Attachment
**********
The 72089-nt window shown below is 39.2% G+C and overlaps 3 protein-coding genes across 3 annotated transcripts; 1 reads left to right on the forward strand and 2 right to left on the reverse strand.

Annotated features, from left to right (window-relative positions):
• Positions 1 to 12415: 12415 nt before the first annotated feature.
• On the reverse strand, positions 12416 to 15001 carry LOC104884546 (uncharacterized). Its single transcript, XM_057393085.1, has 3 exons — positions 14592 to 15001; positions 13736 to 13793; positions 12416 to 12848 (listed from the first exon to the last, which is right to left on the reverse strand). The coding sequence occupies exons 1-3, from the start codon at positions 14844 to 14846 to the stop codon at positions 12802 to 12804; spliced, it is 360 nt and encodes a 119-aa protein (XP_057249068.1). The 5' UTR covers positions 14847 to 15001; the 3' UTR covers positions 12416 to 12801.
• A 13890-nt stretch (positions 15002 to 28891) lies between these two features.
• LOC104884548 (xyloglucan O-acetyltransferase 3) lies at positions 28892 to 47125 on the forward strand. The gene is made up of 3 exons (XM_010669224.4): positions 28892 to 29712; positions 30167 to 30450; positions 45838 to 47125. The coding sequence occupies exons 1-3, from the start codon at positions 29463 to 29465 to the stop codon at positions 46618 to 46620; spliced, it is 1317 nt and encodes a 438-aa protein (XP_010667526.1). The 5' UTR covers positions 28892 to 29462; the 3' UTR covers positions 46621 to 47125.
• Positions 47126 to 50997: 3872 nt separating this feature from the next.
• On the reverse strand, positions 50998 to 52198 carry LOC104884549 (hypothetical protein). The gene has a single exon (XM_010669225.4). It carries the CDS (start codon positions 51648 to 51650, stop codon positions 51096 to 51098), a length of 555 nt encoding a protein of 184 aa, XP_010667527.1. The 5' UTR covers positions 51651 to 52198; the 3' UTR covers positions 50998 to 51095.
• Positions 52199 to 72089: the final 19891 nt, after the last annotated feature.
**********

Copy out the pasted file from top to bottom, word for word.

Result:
The 72089-nt window shown below is 39.2% G+C and overlaps 3 protein-coding genes across 3 annotated transcripts; 1 reads left to right on the forward strand and 2 right to left on the reverse strand.

Annotated features, from left to right (window-relative positions):
• Positions 1 to 12415: 12415 nt before the first annotated feature.
• On the reverse strand, positions 12416 to 15001 carry LOC104884546 (uncharacterized). Its single transcript, XM_057393085.1, has 3 exons — positions 14592 to 15001; positions 13736 to 13793; positions 12416 to 12848 (listed from the first exon to the last, which is right to left on the reverse strand). The coding sequence occupies exons 1-3, from the start codon at positions 14844 to 14846 to the stop codon at positions 12802 to 12804; spliced, it is 360 nt and encodes a 119-aa protein (XP_057249068.1). The 5' UTR covers positions 14847 to 15001; the 3' UTR covers positions 12416 to 12801.
• A 13890-nt stretch (positions 15002 to 28891) lies between these two features.
• LOC104884548 (xyloglucan O-acetyltransferase 3) lies at positions 28892 to 47125 on the forward strand. The gene is made up of 3 exons (XM_010669224.4): positions 28892 to 29712; positions 30167 to 30450; positions 45838 to 47125. The coding sequence occupies exons 1-3, from the start codon at positions 29463 to 29465 to the stop codon at positions 46618 to 46620; spliced, it is 1317 nt and encodes a 438-aa protein (XP_010667526.1). The 5' UTR covers positions 28892 to 29462; the 3' UTR covers positions 46621 to 47125.
• Positions 47126 to 50997: 3872 nt separating this feature from the next.
• On the reverse strand, positions 50998 to 52198 carry LOC104884549 (hypothetical protein). The gene has a single exon (XM_010669225.4). It carries the CDS (start codon positions 51648 to 51650, stop codon positions 51096 to 51098), a length of 555 nt encoding a protein of 184 aa, XP_010667527.1. The 5' UTR covers positions 51651 to 52198; the 3' UTR covers positions 50998 to 51095.
• Positions 52199 to 72089: the final 19891 nt, after the last annotated feature.